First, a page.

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From antiquarian text to fiction's subtext: the extended afterlife of Spenser's "View of the Present State of Ireland"
University of Chicago Press
This article analyzes significant traces of the View of the Present State of Ireland in Irish novels published in the aftermath of the Act of Union of 1800. Written by Protestants, they aimed to explain the Irish problem to an English audience, and thereby foster more harmonious relations between the two islands. Spenserâ s View, which had long been a resource for antiquaries, was taken up by these novelists in a variety of ways, ranging from plundering his hostile descriptions of Gaelic Irish mores to add color and an alleged authenticity to their characters and plots, to engaging with his politics and pointing to his complicity in the colonial project in Ireland. That some novelists employed both of these approaches simultaneously shows not only the continuing Protestant ambivalence toward the Gaelic Irish, and particularly the still-threatening peasantry, but also the centrality of Spenserâ s View to fictive depictions of early nineteenth-century Ireland.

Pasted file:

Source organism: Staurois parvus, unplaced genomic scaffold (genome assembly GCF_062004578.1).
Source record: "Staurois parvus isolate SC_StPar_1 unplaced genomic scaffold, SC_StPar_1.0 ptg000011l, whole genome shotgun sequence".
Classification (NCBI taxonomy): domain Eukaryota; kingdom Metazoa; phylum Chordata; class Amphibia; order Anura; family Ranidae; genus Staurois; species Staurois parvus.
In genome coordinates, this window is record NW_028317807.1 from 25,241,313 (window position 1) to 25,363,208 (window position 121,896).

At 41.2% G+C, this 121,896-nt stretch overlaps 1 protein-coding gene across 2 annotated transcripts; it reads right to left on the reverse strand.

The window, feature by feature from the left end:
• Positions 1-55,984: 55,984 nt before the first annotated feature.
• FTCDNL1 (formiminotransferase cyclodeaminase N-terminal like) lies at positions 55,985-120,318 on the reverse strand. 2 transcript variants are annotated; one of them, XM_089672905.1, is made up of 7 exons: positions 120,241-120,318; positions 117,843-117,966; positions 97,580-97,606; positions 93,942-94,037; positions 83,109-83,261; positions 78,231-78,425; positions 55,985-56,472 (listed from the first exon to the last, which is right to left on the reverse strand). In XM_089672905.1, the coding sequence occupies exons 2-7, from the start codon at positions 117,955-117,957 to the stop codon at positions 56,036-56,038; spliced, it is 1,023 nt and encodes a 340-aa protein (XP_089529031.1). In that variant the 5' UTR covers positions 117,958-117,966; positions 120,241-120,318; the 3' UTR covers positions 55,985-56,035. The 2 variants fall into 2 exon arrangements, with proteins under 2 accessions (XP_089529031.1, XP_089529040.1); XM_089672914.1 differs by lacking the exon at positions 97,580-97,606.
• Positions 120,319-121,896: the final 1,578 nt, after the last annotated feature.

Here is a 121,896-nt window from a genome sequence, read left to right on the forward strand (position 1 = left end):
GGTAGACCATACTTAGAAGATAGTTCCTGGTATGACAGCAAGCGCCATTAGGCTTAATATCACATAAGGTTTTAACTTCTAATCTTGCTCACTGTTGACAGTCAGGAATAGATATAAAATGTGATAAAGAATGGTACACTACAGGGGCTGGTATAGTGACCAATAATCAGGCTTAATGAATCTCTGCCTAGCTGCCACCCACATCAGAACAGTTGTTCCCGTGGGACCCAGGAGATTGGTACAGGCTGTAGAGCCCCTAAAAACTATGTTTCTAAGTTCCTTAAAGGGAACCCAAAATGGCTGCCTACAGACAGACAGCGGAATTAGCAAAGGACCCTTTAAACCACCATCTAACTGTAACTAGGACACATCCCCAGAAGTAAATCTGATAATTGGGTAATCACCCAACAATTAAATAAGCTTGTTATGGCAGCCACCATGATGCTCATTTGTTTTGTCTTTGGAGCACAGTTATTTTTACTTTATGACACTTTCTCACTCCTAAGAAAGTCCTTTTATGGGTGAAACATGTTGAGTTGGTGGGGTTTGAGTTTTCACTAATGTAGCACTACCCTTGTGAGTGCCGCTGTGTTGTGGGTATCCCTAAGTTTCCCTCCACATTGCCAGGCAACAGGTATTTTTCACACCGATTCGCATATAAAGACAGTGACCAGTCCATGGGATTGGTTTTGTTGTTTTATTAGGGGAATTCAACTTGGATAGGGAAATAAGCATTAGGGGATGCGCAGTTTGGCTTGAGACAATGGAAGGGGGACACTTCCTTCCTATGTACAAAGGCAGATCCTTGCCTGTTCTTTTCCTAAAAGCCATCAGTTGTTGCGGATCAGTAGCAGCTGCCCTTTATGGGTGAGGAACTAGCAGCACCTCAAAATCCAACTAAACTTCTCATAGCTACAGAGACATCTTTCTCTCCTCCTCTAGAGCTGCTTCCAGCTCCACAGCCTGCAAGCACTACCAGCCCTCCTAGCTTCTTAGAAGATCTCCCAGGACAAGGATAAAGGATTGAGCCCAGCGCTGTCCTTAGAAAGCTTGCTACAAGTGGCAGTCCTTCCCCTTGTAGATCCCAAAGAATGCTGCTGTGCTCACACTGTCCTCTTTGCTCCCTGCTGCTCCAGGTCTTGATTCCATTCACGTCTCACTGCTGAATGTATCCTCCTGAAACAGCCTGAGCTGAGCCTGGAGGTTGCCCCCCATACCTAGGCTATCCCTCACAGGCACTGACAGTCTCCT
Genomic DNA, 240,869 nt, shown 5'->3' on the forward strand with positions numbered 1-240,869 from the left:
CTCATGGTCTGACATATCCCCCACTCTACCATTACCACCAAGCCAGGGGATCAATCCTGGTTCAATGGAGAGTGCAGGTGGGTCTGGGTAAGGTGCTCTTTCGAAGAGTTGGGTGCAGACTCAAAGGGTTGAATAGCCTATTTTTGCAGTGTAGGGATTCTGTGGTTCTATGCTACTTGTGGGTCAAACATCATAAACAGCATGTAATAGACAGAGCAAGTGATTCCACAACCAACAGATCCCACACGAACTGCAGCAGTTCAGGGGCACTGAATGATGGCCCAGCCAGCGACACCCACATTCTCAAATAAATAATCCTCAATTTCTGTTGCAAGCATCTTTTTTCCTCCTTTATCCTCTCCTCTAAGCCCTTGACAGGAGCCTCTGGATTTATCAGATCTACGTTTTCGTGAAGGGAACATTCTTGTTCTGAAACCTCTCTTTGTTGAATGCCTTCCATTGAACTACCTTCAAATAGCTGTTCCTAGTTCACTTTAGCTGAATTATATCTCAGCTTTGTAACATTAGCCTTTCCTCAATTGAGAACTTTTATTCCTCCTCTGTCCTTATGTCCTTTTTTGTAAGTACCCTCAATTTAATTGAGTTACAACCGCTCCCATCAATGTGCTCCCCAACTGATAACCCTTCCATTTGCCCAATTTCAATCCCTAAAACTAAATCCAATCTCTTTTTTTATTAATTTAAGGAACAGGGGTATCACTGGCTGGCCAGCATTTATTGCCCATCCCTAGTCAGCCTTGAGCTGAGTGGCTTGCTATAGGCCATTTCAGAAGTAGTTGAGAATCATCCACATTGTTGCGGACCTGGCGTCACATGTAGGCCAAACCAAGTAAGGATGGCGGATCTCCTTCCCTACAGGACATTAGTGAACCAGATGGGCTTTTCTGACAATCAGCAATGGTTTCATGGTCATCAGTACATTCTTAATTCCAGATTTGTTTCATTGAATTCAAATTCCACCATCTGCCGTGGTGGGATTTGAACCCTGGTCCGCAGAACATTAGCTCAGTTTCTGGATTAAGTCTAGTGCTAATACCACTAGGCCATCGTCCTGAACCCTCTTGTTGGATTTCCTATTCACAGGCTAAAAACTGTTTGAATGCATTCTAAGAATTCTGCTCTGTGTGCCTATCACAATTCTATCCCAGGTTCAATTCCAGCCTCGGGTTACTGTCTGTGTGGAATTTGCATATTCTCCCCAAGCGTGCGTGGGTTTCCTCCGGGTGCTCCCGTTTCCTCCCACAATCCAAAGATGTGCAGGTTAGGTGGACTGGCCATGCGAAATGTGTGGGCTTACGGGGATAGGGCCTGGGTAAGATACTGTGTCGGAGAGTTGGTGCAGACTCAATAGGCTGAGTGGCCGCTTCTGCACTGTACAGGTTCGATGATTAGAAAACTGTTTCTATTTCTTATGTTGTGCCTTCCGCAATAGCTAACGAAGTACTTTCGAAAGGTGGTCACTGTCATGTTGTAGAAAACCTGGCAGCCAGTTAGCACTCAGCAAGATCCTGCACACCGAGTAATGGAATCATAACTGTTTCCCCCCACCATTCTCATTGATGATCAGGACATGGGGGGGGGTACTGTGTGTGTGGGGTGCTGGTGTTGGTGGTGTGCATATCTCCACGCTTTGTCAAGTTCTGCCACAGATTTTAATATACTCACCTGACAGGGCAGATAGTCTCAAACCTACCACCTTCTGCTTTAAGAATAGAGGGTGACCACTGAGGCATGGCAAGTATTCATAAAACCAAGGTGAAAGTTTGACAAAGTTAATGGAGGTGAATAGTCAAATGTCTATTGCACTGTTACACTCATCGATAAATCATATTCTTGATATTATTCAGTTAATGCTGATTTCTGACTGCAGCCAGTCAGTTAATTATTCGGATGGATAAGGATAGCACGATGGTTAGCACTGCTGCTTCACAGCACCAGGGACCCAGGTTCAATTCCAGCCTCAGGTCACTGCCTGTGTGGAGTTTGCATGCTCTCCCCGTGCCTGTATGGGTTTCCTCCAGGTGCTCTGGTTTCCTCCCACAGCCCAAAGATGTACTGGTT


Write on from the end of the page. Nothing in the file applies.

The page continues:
Early nineteenth-century Ireland , Gaelic Irish , Protestant , Spenser , View of the Present State of Ireland
O'Halloran, Clare (2018) 'From antiquarian text to fiction's subtext: the extended afterlife of Spenser's "View of the Present State of Ireland"', Spenser Studies, 31-32, pp. 511-530. doi:10.1086/694441
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